Foley and the University of Illinois Chicago (UIC) have been awarded the prestigious Phoenix Award™ for excellence in brownfield redevelopment projects. Created in 1997, this award honors individuals and groups who are working to solve the critical environmental challenge of transforming blighted and contaminated areas into productive new uses. The Phoenix Awards™ are widely recognized, and are often referred to as “the Brownfields equivalent of the Hollywood Oscar”.
The 2007 Community Impact Award has been bestowed upon the University of Illinois Chicago South Campus Development. Several Foley attorneys, including Beth Corey, Bruce Keyes, Linda Benfield, and Dean Victor teamed up with UIC to resolve the environmental, zoning, and other land use challenges.
Ms. Corey and Mr. Keyes, along with the other project participants, will be honored at an awards ceremony during Brownfields 2008 in Detroit, Michigan, May 5-7, where award winners will have the opportunity to showcase their projects with case study presentations and exhibits.
The UIC development project is located in the heart of Chicago. In its heyday, the area was known as the Maxwell Street Market District, a vibrant, diverse community of merchants and residents. In the late 1970’s and early 1980’s, this once-charming community was slowly replaced by industrial warehouse buildings, gas stations, auto repair shops, junk yards, coal and glass companies, and waste material facilities, including a car battery reclamation site. By 1985, this area deteriorated into a brownfield site, blighted with abandoned and dilapidated buildings and crime.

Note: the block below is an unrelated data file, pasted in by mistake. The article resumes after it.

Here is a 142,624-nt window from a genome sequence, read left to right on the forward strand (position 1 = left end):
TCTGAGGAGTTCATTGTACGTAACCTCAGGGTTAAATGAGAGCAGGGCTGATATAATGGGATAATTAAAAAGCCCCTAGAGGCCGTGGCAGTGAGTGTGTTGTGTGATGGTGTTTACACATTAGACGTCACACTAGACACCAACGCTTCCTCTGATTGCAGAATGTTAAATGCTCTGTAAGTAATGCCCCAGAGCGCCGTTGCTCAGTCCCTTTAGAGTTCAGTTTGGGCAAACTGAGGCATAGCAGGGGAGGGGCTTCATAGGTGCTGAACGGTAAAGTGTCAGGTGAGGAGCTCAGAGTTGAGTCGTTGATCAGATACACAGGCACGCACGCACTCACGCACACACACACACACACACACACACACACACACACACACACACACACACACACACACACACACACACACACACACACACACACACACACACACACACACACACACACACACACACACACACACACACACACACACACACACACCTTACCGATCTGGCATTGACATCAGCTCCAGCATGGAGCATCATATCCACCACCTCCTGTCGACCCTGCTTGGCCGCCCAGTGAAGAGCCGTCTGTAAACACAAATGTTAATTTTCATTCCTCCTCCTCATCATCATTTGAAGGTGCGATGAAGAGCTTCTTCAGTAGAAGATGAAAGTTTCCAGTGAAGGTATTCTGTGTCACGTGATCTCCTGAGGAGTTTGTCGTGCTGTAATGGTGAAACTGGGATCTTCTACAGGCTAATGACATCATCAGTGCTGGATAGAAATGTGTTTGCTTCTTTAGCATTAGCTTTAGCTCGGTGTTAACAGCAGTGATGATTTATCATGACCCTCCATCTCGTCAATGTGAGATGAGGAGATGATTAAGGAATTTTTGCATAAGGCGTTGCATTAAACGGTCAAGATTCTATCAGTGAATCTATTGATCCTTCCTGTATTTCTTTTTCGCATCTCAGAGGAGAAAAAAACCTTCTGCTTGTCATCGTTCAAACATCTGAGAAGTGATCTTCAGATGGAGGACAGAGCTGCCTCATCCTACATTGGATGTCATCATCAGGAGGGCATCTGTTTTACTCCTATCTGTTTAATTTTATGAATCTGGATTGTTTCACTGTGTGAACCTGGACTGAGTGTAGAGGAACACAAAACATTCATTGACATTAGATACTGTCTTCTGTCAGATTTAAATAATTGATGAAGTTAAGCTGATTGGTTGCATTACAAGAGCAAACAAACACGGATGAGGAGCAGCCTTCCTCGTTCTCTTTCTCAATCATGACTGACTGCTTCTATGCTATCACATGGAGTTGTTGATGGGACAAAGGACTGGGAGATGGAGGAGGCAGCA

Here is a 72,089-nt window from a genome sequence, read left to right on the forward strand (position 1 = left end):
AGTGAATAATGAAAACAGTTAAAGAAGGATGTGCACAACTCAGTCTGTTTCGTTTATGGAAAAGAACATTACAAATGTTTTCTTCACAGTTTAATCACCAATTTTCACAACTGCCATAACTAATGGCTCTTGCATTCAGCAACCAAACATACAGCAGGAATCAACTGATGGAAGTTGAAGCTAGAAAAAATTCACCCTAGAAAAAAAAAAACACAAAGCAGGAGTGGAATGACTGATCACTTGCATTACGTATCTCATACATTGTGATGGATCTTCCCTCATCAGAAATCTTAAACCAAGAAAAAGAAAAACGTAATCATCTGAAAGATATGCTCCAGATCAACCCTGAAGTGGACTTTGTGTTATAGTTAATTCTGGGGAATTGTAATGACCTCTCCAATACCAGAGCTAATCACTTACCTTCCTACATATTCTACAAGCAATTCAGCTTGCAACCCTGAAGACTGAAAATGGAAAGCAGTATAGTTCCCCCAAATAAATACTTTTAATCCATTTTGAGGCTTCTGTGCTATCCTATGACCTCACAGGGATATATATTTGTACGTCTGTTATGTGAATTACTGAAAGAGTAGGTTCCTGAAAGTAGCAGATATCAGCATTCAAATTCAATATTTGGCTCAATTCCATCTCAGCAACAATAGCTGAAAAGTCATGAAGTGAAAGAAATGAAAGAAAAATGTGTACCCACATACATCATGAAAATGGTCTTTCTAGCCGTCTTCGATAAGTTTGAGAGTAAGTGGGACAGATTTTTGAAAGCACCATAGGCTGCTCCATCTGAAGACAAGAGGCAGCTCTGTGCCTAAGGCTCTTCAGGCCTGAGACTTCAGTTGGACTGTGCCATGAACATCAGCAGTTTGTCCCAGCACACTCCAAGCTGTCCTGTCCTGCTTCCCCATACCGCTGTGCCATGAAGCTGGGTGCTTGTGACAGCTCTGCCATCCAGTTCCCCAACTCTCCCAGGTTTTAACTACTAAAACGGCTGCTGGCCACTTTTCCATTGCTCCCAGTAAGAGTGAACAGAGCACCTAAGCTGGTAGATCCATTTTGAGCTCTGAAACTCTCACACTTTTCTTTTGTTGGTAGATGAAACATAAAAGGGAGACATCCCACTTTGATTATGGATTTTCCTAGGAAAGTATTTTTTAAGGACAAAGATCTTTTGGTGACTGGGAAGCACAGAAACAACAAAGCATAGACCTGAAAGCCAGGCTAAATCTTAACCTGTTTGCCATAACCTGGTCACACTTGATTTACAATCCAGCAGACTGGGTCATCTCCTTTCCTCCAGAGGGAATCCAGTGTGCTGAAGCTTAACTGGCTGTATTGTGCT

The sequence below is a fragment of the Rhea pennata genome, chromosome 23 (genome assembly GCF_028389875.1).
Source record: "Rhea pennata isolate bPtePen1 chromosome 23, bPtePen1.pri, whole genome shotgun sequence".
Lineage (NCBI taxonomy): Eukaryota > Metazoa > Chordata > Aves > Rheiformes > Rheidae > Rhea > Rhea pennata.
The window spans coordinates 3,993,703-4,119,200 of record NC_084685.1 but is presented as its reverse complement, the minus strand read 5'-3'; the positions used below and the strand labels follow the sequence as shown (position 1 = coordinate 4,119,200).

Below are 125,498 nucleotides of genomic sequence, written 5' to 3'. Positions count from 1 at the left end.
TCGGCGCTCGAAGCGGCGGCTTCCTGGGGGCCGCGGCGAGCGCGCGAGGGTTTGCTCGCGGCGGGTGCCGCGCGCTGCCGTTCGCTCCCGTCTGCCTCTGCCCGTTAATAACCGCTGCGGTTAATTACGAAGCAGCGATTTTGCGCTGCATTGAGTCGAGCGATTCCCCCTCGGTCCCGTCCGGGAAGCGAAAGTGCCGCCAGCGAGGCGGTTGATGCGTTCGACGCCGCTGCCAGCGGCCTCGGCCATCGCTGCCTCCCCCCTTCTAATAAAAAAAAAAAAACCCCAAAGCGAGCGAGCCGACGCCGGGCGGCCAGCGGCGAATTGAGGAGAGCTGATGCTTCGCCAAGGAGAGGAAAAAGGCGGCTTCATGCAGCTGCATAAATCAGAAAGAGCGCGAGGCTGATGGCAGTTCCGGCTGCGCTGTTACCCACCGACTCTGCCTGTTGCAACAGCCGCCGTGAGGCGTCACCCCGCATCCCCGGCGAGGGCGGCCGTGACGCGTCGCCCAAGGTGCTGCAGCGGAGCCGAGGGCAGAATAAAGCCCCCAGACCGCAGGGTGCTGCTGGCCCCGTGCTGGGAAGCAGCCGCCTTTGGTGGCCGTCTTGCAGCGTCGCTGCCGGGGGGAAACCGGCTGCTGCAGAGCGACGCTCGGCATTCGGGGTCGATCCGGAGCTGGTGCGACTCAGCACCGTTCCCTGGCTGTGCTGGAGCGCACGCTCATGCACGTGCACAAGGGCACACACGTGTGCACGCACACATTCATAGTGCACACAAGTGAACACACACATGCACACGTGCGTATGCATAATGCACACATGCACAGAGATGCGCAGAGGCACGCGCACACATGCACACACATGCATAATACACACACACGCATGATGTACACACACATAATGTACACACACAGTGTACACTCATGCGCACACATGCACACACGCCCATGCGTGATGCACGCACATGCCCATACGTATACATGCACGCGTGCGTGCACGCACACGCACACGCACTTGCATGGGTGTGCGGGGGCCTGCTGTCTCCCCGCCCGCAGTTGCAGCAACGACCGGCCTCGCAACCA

UIC assembled roughly eight city blocks and acted as the “pre-developer” by securing entitlements and resolving environmental uncertainty. The Foley team managed the environmental issues, assisted with commercial leasing (historic preservation concerns, condemnation, and relocation proceedings) and structured and managed the relationship between UIC and the developer of the private housing and commercial facilities. The Foley team also led negotiations with the Illinois Environmental Protection Agency to develop an innovative approach to streamlining the process of cleanup approval to more efficiently synchronize with development steps.
Today, after an ambitious, 10-year $525-million brownfield project, the area is now an active, vibrant community that features 900 new private residences, a vibrant commercial center, student housing, academic buildings and recreational fields, offering a high quality of life to diverse residents while generating economic activity minutes from downtown.